Truth-telling time.

The most common mistake parents make when interacting with their child is failing to recognize when they should be listening, and they miss the opportunity.

I call these opportunities listening moments.

Here are some of the most common parent-child situations that call for your best listening skills:

  • When you ask an open-ended question, and they reply with their answer.
  • When they come to you with a problem.
  • When they offer an idea, and you have a problem with it.
  • When they react defensively to your feedback.
  • When you don’t agree with their opinion about something.
  • When your child wants to do something you don’t want them to do.
  • When your child is being emotional about something.

What sometimes happens is that instead of listening to understand, a parent will react to one of these situations emotionally: with frustration, shock, dismay, hurt, or even anger. The result is misunderstanding or conflict. The child has a need to express and can’t get through. They feel rejected.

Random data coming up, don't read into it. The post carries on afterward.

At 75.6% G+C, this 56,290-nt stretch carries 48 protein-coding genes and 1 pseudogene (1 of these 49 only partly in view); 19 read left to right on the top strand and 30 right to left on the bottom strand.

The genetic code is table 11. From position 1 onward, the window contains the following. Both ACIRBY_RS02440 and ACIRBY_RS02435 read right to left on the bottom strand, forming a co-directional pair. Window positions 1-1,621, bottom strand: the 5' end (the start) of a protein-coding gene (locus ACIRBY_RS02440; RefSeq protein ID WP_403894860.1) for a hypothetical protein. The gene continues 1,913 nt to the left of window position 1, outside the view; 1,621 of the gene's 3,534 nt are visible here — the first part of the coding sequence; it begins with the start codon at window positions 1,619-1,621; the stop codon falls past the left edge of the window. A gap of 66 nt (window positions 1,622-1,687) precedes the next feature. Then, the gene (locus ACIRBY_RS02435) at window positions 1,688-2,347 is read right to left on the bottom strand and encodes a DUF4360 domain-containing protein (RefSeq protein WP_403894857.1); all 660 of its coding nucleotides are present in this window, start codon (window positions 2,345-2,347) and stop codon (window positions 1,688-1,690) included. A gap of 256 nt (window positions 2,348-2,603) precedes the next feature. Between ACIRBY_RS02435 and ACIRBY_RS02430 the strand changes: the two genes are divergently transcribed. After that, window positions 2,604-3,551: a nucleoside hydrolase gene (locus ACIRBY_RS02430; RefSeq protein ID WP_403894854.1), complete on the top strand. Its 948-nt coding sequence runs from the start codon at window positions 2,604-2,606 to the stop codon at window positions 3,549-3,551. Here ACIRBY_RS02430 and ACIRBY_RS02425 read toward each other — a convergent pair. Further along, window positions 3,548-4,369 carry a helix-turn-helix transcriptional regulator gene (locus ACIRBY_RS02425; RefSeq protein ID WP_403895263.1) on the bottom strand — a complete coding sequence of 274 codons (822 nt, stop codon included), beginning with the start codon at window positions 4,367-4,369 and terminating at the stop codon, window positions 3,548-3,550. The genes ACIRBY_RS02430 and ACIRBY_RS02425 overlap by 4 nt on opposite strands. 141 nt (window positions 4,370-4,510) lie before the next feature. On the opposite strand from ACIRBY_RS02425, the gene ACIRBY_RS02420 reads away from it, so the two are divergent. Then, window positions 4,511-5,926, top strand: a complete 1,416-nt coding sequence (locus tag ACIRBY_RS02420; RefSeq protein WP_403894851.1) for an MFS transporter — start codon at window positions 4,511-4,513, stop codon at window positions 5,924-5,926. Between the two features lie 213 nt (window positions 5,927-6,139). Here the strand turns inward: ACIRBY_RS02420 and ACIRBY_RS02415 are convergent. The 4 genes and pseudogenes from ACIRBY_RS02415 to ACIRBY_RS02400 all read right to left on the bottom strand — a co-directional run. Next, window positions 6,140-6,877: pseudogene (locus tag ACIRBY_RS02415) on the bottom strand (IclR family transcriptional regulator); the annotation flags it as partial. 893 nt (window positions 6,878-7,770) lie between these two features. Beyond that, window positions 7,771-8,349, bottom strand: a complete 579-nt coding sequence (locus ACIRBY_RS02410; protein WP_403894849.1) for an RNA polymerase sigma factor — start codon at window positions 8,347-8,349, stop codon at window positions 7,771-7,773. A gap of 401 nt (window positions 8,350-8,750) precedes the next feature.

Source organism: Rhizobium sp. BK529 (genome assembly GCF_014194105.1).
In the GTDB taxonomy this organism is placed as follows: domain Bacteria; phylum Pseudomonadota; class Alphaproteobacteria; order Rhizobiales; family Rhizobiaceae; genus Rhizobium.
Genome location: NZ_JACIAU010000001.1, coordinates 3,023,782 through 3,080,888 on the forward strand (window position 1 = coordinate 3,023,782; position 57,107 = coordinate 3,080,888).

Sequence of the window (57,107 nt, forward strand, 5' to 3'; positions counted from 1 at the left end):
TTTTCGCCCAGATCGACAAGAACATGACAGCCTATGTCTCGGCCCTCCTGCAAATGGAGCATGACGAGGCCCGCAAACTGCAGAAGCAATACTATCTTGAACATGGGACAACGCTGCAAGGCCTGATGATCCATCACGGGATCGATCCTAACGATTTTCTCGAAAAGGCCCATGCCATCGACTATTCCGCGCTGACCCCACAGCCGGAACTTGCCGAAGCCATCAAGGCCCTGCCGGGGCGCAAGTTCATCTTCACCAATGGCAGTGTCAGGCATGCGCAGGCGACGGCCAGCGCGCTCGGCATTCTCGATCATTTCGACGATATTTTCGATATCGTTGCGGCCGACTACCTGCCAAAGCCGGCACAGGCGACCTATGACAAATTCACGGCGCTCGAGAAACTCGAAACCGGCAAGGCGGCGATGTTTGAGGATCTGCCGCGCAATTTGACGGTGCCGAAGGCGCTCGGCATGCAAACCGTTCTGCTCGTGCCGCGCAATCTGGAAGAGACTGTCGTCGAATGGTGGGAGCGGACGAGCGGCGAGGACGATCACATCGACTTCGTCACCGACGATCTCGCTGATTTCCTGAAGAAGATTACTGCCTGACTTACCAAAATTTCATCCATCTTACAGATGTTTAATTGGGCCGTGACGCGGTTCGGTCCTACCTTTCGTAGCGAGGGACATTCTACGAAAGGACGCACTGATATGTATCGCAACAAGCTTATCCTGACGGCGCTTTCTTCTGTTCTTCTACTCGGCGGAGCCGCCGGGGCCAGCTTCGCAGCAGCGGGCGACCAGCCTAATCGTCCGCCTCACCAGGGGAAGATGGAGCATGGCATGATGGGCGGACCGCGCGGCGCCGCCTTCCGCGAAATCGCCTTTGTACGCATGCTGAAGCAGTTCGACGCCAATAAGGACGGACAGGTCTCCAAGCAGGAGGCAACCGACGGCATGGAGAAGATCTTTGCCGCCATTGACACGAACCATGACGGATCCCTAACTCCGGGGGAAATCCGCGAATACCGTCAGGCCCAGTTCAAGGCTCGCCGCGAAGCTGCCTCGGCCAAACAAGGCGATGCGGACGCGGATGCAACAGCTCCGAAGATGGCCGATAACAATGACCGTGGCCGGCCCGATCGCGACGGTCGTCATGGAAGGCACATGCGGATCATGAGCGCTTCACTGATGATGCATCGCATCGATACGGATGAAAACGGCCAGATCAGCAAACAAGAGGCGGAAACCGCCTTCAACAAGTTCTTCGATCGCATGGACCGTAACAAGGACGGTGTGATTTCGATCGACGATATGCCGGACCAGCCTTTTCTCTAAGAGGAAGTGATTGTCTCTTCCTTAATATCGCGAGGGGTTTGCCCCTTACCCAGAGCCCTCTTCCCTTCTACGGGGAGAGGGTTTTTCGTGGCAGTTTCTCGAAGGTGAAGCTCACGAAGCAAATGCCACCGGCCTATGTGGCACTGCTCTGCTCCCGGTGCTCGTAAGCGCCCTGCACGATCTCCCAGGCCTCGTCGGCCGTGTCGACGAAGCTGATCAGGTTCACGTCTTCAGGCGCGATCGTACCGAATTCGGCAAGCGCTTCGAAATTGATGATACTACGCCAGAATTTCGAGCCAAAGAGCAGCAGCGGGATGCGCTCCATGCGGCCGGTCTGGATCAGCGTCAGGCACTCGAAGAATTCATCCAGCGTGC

Imagine that if being blocked like this becomes a pattern, a child could eventually give up on connecting with the parent. By the time a kid is in his teens, the parent-child relationship could be seriously damaged. You won’t have the connection and trust you need to offer wisdom and guidance while they’re growing into adults. Plenty of horrible mistakes can be made during adolescence, mistakes that can be avoided if there is an open channel of communication.

Sadly, it’s an old story.

The second most common listening mistake is failing to engage effective skills, even if you realize you should be listening.

These skills are so important that I created an ebook, Listening to Understand: The Superpower of Strong Parents, which any parent can download free.

This ebook is adapted from Chapter 4 of Connect with Your Kid: How to Master the Top 10 Parent-Child Communication Skills. These are the skills for handling the situations I mentioned above, all of which involve an effective listening component.

Truth: A lot depends on how you interact with your child.